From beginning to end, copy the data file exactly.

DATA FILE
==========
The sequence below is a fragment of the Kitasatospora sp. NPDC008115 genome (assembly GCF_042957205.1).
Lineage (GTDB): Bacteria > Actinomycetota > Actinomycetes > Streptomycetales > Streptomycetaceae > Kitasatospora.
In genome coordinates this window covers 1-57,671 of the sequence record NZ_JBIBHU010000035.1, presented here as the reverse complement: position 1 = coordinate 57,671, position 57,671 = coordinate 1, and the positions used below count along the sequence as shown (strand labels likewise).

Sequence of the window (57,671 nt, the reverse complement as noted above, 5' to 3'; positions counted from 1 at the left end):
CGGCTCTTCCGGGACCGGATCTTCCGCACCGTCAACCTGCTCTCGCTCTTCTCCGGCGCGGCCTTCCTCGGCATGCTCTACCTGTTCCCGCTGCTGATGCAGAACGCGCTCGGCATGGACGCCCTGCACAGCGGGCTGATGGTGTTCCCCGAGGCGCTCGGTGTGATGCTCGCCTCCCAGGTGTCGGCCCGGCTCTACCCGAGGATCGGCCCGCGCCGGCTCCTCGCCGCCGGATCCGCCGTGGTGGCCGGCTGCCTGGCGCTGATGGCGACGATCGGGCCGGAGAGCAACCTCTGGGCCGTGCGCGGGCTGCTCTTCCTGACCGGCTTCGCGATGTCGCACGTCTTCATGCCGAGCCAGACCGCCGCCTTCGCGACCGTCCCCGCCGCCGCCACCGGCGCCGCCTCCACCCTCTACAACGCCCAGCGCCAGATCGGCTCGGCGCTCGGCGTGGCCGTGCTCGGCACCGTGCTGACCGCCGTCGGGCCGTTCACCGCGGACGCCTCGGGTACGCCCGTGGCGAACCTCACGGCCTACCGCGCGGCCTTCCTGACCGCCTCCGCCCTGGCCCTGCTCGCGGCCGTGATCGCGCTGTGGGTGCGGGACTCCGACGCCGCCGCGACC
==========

The sequence below is a fragment of the Kitasatospora sp. NPDC008115 genome (assembly GCF_042957205.1).
Lineage (GTDB): Bacteria > Actinomycetota > Actinomycetes > Streptomycetales > Streptomycetaceae > Kitasatospora.
In genome coordinates this window covers 1-57,671 of the sequence record NZ_JBIBHU010000035.1, presented here as the reverse complement: position 1 = coordinate 57,671, position 57,671 = coordinate 1, and the positions used below count along the sequence as shown (strand labels likewise).

Sequence of the window (57,671 nt, the reverse complement as noted above, 5' to 3'; positions counted from 1 at the left end):
CGGCTCTTCCGGGACCGGATCTTCCGCACCGTCAACCTGCTCTCGCTCTTCTCCGGCGCGGCCTTCCTCGGCATGCTCTACCTGTTCCCGCTGCTGATGCAGAACGCGCTCGGCATGGACGCCCTGCACAGCGGGCTGATGGTGTTCCCCGAGGCGCTCGGTGTGATGCTCGCCTCCCAGGTGTCGGCCCGGCTCTACCCGAGGATCGGCCCGCGCCGGCTCCTCGCCGCCGGATCCGCCGTGGTGGCCGGCTGCCTGGCGCTGATGGCGACGATCGGGCCGGAGAGCAACCTCTGGGCCGTGCGCGGGCTGCTCTTCCTGACCGGCTTCGCGATGTCGCACGTCTTCATGCCGAGCCAGACCGCCGCCTTCGCGACCGTCCCCGCCGCCGCCACCGGCGCCGCCTCCACCCTCTACAACGCCCAGCGCCAGATCGGCTCGGCGCTCGGCGTGGCCGTGCTCGGCACCGTGCTGACCGCCGTCGGGCCGTTCACCGCGGACGCCTCGGGTACGCCCGTGGCGAACCTCACGGCCTACCGCGCGGCCTTCCTGACCGCCTCCGCCCTGGCCCTGCTCGCGGCCGTGATCGCGCTGTGGGTGCGGGACTCCGACGCCGCCGCGACC